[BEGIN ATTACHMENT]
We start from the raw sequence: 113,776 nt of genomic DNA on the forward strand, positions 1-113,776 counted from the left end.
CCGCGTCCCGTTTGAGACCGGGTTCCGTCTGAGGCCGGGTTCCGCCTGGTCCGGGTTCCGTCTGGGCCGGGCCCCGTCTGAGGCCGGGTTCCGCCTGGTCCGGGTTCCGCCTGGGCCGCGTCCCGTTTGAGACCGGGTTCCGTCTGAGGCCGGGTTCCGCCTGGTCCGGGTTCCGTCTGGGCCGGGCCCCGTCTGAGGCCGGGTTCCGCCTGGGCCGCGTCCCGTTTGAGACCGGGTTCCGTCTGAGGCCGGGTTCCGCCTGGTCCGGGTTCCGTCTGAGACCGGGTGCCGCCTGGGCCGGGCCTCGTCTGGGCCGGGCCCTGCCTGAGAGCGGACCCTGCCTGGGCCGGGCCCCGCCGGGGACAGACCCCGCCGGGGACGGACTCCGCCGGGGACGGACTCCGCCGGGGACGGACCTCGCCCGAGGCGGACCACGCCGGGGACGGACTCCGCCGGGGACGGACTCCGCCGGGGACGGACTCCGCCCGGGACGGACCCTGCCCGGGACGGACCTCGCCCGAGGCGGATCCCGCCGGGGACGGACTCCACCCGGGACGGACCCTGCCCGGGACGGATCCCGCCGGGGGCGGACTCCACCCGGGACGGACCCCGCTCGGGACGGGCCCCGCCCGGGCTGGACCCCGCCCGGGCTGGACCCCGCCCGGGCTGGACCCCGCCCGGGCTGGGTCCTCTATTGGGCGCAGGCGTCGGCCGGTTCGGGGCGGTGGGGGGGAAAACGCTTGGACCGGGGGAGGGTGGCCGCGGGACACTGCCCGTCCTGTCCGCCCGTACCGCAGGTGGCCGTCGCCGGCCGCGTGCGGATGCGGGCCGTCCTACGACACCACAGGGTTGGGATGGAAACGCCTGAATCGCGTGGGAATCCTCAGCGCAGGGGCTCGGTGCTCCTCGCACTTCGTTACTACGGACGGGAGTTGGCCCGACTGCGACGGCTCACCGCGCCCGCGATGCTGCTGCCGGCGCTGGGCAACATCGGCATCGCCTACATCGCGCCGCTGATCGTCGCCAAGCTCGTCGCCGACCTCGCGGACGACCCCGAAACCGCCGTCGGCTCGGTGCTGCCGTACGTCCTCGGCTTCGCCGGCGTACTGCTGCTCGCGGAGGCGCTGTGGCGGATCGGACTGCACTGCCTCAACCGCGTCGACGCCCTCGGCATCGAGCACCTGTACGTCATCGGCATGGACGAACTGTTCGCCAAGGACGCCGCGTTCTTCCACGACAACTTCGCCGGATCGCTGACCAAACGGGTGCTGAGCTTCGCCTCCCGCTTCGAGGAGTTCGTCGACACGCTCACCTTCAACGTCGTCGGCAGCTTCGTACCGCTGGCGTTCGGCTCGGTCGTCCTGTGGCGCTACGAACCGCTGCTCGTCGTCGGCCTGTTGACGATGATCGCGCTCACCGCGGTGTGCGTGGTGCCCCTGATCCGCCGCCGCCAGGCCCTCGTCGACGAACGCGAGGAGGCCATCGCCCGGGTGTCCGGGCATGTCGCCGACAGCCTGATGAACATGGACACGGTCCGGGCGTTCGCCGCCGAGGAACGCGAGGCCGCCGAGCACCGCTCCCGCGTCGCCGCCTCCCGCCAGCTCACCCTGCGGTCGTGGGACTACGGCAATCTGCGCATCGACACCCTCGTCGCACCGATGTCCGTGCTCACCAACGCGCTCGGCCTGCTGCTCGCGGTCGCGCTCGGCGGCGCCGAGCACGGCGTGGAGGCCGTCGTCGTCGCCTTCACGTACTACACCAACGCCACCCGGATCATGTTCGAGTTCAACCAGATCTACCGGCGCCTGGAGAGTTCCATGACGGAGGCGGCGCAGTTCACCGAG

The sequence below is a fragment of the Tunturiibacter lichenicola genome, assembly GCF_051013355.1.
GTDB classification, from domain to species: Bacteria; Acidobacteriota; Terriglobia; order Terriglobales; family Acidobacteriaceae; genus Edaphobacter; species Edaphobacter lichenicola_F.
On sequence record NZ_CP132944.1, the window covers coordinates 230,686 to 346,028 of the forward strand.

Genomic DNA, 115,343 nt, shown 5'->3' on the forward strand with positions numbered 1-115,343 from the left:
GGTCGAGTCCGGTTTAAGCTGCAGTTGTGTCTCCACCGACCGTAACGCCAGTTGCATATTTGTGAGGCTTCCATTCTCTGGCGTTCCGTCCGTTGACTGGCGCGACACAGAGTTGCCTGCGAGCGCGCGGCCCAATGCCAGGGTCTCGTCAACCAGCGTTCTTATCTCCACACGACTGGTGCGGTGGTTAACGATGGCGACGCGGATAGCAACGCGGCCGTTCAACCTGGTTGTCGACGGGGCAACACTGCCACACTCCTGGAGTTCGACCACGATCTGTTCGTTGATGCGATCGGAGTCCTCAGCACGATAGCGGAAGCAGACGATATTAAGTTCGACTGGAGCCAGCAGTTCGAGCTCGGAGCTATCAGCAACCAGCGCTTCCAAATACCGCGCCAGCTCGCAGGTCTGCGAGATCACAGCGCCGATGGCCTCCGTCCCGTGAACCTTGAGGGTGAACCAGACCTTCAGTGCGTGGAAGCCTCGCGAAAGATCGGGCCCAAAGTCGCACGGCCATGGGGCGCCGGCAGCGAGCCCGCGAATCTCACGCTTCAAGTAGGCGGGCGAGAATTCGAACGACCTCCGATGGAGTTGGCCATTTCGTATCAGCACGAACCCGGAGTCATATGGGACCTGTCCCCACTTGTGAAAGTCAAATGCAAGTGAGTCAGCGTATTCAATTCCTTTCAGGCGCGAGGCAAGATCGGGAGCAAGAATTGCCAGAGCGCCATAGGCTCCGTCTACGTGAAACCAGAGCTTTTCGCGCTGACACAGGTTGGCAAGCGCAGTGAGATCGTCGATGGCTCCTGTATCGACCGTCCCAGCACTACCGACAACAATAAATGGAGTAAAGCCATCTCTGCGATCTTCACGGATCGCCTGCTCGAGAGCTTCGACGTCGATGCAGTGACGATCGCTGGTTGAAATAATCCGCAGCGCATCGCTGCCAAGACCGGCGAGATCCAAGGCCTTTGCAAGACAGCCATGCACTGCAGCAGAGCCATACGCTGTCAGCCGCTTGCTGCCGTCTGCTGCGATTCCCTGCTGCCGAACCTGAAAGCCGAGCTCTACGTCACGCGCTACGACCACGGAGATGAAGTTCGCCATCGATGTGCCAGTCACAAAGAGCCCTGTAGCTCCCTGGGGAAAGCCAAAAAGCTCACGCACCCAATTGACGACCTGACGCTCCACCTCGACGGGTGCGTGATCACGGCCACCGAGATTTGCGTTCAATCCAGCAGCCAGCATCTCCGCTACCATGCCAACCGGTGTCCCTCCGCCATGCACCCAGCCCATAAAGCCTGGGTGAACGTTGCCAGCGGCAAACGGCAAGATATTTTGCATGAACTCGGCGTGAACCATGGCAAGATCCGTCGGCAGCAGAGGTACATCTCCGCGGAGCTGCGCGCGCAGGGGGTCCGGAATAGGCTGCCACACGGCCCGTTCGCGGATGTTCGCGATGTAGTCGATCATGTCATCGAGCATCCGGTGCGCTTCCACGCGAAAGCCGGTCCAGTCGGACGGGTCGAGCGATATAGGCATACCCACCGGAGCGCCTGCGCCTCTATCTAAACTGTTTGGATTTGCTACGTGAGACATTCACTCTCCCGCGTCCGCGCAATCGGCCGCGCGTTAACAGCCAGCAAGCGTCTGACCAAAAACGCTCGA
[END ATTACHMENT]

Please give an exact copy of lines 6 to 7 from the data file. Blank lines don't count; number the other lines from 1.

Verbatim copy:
Genomic DNA, 115,343 nt, shown 5'->3' on the forward strand with positions numbered 1-115,343 from the left:
GGTCGAGTCCGGTTTAAGCTGCAGTTGTGTCTCCACCGACCGTAACGCCAGTTGCATATTTGTGAGGCTTCCATTCTCTGGCGTTCCGTCCGTTGACTGGCGCGACACAGAGTTGCCTGCGAGCGCGCGGCCCAATGCCAGGGTCTCGTCAACCAGCGTTCTTATCTCCACACGACTGGTGCGGTGGTTAACGATGGCGACGCGGATAGCAACGCGGCCGTTCAACCTGGTTGTCGACGGGGCAACACTGCCACACTCCTGGAGTTCGACCACGATCTGTTCGTTGATGCGATCGGAGTCCTCAGCACGATAGCGGAAGCAGACGATATTAAGTTCGACTGGAGCCAGCAGTTCGAGCTCGGAGCTATCAGCAACCAGCGCTTCCAAATACCGCGCCAGCTCGCAGGTCTGCGAGATCACAGCGCCGATGGCCTCCGTCCCGTGAACCTTGAGGGTGAACCAGACCTTCAGTGCGTGGAAGCCTCGCGAAAGATCGGGCCCAAAGTCGCACGGCCATGGGGCGCCGGCAGCGAGCCCGCGAATCTCACGCTTCAAGTAGGCGGGCGAGAATTCGAACGACCTCCGATGGAGTTGGCCATTTCGTATCAGCACGAACCCGGAGTCATATGGGACCTGTCCCCACTTGTGAAAGTCAAATGCAAGTGAGTCAGCGTATTCAATTCCTTTCAGGCGCGAGGCAAGATCGGGAGCAAGAATTGCCAGAGCGCCATAGGCTCCGTCTACGTGAAACCAGAGCTTTTCGCGCTGACACAGGTTGGCAAGCGCAGTGAGATCGTCGATGGCTCCTGTATCGACCGTCCCAGCACTACCGACAACAATAAATGGAGTAAAGCCATCTCTGCGATCTTCACGGATCGCCTGCTCGAGAGCTTCGACGTCGATGCAGTGACGATCGCTGGTTGAAATAATCCGCAGCGCATCGCTGCCAAGACCGGCGAGATCCAAGGCCTTTGCAAGACAGCCATGCACTGCAGCAGAGCCATACGCTGTCAGCCGCTTGCTGCCGTCTGCTGCGATTCCCTGCTGCCGAACCTGAAAGCCGAGCTCTACGTCACGCGCTACGACCACGGAGATGAAGTTCGCCATCGATGTGCCAGTCACAAAGAGCCCTGTAGCTCCCTGGGGAAAGCCAAAAAGCTCACGCACCCAATTGACGACCTGACGCTCCACCTCGACGGGTGCGTGATCACGGCCACCGAGATTTGCGTTCAATCCAGCAGCCAGCATCTCCGCTACCATGCCAACCGGTGTCCCTCCGCCATGCACCCAGCCCATAAAGCCTGGGTGAACGTTGCCAGCGGCAAACGGCAAGATATTTTGCATGAACTCGGCGTGAACCATGGCAAGATCCGTCGGCAGCAGAGGTACATCTCCGCGGAGCTGCGCGCGCAGGGGGTCCGGAATAGGCTGCCACACGGCCCGTTCGCGGATGTTCGCGATGTAGTCGATCATGTCATCGAGCATCCGGTGCGCTTCCACGCGAAAGCCGGTCCAGTCGGACGGGTCGAGCGATATAGGCATACCCACCGGAGCGCCTGCGCCTCTATCTAAACTGTTTGGATTTGCTACGTGAGACATTCACTCTCCCGCGTCCGCGCAATCGGCCGCGCGTTAACAGCCAGCAAGCGTCTGACCAAAAACGCTCGA